Nov. 27, 2013
The following foreword, written by Army Director of Athletics Boo Corrigan, explains the cultivation and execution of creating Mission First. Stories will be added on a daily basis beginning Monday, Dec. 2.
Since our arrival at West Point more than two years ago, my family and I have been overwhelmed by the tremendous sense of duty that envelopes West Point.
Goodness surrounds the United States Military Academy, from the professors to the Army officers stationed here to the civilian workers all joining together to form a cohesive team that supports the wonderful Corps of Cadets, who are the lifeblood of these hallowed grounds. As athletic administrators our mission is quite simple ... "To provide an extraordinary Division I athletic experience that develops leaders of character committed to the values of Duty, Honor, Country."
Duty, Honor, Country.
Three simple words that carry an immensely powerful meaning. Together they form much more than a motto, much more than a slogan. No, for West Pointers, Duty, Honor, Country is a way of life.
Daily examples can be seen everywhere you turn ... you can see that spirit in the action in the officers, you see that spirit in the enlisted personnel assigned here, you see that spirit in our coaches, and you can see that same spirit in the eyes of every young man and woman that don the sacred dress gray.
Inspirational stories can be found in almost every corner of this installation and occur daily, both and off the fields of friendly strife.
This book, so appropriately titled, Mission First, attempts to capture a few of those individual stories of inspiration. Heartwarming accounts of cadet-athletes, coaches, administrators and supporters all placing the fortunes of others far ahead of their own personal desires. These are the faces of West Point. More specifically, these are the faces of Army Athletics.
So often we measure success by the final statistical account of a particular game, match or invitational. We know that winning is important to our mission. We understand and accept that responsibility. After all, we are in a scorekeeping industry and wins and losses matter a great deal or we wouldn't keep score at those events.
But we must also take time to reflect on those greater victories that take place far away from any playing field or arena, well removed from any scoreboard. We must make it a point to focus on those special triumphs that are not defined by goals, baskets or runs scored, but rather calculated by the smiles and tears of joy associated with goodness.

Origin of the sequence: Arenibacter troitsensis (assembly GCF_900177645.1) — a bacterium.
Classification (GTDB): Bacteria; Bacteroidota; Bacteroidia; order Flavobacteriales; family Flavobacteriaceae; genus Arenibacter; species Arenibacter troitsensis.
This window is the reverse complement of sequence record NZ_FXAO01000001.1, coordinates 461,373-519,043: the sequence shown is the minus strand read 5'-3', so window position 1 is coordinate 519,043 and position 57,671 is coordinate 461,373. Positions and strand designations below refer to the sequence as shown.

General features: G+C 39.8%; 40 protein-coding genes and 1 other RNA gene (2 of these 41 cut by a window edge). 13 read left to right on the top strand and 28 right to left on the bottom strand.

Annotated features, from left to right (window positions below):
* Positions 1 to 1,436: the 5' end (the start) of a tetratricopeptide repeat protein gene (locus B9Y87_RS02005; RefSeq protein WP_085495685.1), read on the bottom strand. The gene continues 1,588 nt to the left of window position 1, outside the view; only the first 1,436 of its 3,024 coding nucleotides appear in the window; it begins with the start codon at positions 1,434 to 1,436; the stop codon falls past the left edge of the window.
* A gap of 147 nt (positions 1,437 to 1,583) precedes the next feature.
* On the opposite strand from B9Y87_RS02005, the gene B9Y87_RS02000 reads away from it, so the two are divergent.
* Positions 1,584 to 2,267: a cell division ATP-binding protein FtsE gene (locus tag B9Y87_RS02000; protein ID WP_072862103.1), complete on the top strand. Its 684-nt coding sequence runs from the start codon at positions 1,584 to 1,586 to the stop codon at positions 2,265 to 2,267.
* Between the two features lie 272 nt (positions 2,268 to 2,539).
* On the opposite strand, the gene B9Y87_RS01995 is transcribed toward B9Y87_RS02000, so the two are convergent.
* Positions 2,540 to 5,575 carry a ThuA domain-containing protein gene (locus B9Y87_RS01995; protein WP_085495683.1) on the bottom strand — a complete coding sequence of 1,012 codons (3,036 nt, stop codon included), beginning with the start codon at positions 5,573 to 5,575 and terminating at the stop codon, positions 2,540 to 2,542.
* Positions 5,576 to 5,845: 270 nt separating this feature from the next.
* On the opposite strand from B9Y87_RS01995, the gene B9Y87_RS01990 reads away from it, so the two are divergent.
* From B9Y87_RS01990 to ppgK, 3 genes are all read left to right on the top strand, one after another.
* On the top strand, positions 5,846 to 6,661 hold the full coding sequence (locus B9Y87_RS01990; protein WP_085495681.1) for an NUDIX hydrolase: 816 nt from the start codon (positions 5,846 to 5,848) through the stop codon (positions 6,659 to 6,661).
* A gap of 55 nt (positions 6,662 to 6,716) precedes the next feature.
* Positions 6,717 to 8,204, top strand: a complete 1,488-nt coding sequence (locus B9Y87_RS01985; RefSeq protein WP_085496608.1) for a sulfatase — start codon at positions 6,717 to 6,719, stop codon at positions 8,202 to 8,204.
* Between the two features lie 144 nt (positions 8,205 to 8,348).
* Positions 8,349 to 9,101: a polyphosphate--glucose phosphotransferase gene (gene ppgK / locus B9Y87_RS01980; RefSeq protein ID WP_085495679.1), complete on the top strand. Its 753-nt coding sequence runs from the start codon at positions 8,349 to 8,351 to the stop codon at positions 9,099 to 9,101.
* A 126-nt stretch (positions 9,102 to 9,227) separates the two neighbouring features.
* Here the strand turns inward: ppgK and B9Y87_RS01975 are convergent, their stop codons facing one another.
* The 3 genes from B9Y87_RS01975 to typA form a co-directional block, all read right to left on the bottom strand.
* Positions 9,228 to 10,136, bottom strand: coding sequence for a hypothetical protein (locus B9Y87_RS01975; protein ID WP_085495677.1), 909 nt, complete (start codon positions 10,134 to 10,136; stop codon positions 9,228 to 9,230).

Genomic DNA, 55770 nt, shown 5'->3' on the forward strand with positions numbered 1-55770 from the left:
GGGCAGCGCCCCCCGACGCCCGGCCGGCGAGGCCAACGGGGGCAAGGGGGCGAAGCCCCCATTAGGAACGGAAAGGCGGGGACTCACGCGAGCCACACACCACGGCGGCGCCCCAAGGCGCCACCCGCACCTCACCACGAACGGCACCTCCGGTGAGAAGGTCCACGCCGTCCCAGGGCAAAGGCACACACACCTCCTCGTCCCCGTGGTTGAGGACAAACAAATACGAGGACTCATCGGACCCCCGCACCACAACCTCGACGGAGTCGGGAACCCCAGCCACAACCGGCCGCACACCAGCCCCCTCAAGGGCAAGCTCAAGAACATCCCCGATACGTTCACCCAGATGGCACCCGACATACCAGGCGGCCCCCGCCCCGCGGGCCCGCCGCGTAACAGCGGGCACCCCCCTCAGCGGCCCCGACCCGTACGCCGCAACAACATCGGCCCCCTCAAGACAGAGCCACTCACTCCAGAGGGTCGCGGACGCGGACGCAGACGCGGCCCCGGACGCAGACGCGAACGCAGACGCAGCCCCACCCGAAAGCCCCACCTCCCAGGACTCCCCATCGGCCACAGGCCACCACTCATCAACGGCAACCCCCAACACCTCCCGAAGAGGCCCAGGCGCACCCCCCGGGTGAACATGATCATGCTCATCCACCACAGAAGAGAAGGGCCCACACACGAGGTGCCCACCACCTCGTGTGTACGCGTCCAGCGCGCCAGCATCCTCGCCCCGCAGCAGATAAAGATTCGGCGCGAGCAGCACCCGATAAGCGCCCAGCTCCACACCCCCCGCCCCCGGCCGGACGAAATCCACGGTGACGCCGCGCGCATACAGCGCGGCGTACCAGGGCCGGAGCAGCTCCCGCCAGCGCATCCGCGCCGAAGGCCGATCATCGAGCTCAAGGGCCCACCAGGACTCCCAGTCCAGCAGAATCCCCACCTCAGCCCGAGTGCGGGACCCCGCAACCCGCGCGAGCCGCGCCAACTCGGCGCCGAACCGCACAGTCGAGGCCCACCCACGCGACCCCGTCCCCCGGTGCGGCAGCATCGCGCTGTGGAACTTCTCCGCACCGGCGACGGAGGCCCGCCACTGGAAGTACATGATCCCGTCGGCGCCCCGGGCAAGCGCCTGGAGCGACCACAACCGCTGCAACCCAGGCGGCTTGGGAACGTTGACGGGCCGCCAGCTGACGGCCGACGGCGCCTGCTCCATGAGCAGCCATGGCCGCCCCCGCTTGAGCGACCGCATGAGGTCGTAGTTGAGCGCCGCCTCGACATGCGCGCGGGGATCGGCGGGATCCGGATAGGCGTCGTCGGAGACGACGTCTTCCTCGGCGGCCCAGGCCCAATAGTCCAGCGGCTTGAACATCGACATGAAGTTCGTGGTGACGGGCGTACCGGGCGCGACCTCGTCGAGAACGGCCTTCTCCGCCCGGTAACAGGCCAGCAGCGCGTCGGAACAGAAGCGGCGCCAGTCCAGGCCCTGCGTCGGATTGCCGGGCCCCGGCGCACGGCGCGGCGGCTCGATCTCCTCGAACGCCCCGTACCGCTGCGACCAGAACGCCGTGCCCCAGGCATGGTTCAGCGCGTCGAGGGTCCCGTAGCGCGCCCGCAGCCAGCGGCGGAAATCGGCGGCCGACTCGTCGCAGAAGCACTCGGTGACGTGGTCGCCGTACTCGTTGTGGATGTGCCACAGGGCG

College sports and the Army are in the people business and we must never lose sight of that. The 19 stories captured here are representative of many of the members of the Long Gray Line that have passed through West Point's athletic department and helped to generate those bright numbers on scoreboards throughout their careers as a cadet. But more importantly, these 19 individuals have contributed so much more that transcends athletics, that crosses cultural lines and ultimately make this world of ours a better place. We are so proud to be able to call them our own and privileged to have the opportunity to share their unique stories.
Here at West Point, we are very fortunate to be wrought with amazing feats of selfless service, endless examples of a current or former athlete or administrator placing the mission before all else. In fact, it was challenging to whittle the lengthy list of possible stories under consideration for our inaugural edition of Mission First down to the ones you see chronicled here.
West Point is a place unlike any we've ever been, and quite honestly, unlike any we could have ever imagined.
We hope you enjoy reading some of these wonderful accounts half as much as Kristen, myself and our three children enjoy living them each and every day.
Eugene F. Corrigan, Jr.
Director of Athletics